Growing tomatoes from seed takes about six to eight weeks from sowing to transplanting. Starting seeds indoors too early results in leggy, overgrown seedlings. I aim to transplant my seedlings into the garden about a week after my last expected spring frost date. Find out the last frost date for your region and count backwards by six to eight weeks. That’s when you should sow your seeds indoors.
Step 2 – Use clean containers
I start a LOT of seeds each spring and want to be able to use my growing space efficiently. Therefore, I sow my seeds in plastic cell packs placed in 1020 trays. They’re reusable, have drainage holes, and I can cram hundreds of plants under my grow-lights. You can also use plastic pots or recycled clean yogurt containers, egg cartons, milk cartons, and so on.
Step 3 – Use a high-quality seed starting mix
Give your tomatoes the right start with a lightweight growing medium like Pro-Mix Seed Starting Mix. Moisten the mix before filling pots or cell packs to avoid uneven wetting. These growing mixes offer good drainage and are a combination of materials like peat, vermiculite, and perlite.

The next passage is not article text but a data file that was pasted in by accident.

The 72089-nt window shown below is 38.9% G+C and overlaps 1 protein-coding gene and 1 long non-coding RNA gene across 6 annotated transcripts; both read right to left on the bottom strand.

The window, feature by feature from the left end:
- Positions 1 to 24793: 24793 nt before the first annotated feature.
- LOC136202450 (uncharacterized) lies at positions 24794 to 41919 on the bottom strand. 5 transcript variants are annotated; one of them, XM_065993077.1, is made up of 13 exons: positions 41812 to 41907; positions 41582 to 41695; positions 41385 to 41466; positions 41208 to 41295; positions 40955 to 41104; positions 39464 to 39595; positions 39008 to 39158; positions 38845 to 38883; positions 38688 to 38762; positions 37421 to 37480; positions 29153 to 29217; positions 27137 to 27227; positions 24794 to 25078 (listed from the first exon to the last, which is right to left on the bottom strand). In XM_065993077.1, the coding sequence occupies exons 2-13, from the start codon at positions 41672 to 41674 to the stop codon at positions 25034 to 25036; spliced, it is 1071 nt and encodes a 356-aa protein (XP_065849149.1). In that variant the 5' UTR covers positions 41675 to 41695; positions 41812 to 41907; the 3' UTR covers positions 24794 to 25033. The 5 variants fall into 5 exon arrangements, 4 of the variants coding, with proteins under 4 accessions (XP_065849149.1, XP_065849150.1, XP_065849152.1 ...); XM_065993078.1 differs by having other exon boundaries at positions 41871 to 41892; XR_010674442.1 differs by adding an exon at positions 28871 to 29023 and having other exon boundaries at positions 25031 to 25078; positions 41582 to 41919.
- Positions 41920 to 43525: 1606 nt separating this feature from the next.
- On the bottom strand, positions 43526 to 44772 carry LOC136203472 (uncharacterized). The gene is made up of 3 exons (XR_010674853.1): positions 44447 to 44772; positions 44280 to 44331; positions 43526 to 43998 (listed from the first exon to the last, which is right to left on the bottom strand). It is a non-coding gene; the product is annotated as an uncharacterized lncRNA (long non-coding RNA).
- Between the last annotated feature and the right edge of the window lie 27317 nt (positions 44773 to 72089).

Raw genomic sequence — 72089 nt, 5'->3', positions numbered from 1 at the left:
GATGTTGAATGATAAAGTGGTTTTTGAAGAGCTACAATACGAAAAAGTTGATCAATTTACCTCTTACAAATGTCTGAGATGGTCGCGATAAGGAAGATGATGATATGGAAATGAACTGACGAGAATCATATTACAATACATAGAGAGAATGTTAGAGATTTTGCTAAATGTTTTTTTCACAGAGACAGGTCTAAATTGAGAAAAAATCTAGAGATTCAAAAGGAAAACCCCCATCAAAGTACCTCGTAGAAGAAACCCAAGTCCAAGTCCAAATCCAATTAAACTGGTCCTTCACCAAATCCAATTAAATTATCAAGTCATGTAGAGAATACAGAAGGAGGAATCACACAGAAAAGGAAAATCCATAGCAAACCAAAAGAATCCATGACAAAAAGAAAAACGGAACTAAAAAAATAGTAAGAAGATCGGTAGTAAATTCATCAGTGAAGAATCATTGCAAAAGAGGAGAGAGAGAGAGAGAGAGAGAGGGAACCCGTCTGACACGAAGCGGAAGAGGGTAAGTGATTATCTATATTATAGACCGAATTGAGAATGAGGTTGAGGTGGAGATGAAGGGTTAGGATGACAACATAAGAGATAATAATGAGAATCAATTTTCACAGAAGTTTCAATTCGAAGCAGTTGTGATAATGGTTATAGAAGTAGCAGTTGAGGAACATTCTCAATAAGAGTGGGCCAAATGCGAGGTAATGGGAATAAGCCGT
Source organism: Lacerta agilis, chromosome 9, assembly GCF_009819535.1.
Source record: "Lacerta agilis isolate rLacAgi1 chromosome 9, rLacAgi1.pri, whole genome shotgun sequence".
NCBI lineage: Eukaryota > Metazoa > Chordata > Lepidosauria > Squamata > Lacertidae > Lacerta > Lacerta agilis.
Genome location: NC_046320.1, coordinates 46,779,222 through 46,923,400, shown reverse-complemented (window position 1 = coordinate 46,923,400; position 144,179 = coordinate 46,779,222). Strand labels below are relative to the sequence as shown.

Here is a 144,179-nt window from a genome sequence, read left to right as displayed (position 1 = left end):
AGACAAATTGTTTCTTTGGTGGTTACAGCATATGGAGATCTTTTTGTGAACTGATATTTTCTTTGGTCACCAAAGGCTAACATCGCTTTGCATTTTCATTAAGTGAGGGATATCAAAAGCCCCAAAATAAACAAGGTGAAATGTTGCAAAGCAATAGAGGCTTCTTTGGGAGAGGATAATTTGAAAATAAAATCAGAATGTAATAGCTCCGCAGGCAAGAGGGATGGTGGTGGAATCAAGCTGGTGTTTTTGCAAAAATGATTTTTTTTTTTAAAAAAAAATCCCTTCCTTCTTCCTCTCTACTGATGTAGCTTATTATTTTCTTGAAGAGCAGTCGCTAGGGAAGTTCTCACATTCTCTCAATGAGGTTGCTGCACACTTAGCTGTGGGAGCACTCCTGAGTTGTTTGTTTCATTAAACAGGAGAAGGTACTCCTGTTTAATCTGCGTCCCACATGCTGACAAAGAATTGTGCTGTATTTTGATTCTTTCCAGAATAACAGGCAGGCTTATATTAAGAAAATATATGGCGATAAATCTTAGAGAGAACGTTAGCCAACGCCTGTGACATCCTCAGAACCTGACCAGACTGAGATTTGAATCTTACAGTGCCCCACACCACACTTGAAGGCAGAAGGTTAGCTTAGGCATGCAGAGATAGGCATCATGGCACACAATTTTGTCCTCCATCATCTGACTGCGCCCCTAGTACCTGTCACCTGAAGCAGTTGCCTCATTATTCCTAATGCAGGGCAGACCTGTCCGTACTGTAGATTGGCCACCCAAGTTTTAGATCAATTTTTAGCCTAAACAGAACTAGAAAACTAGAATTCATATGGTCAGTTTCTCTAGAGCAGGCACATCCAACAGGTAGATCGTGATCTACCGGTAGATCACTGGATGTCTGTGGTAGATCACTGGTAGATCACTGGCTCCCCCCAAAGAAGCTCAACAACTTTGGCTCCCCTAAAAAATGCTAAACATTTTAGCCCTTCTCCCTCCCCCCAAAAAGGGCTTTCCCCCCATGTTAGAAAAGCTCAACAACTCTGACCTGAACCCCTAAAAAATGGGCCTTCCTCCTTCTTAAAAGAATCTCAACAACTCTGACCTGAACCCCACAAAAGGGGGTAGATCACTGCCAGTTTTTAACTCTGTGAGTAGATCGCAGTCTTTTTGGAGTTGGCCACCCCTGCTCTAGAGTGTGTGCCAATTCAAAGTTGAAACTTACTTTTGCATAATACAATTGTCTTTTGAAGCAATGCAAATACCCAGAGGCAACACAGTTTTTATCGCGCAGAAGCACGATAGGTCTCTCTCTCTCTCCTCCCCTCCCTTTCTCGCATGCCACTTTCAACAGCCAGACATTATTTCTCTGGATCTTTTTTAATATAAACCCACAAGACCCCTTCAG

Step 4 – Plant seeds at the right depth
Tomato seeds are fairly small and if you plant them too deeply, you’ll never see them again. Sow them about one-quarter inch deep, covering lightly with moistened potting mix. Label each variety with a plastic or wooden tag and the name written in permanent marker (trust me, you won’t remember which is which if you don’t label them).
Step 5 – Provide plenty of light
Sturdy, healthy seedlings need plenty of light. Too little light results in legginess where the seedlings reach and stretch, eventually flopping over. The ideal place to start seeds is under a grow light, where you control the amount of light. My grow lights are inexpensive, four-foot shop lights hung with chains on a wooden shelf. As the plants grow, I can move my lights up so that they are always just a few inches from the foliage of my tomato plants. I leave the lights turned on for sixteen hours a day, and have a timer that turns them on and off. You can use a sunny window to start tomato seeds, but due to low light conditions in late winter, expect some stretching. If you plan on making seed starting an annual event, consider investing in a grow light, like this fluorescent fixture or a SunBlaster.
Step 6 – Maintain moisture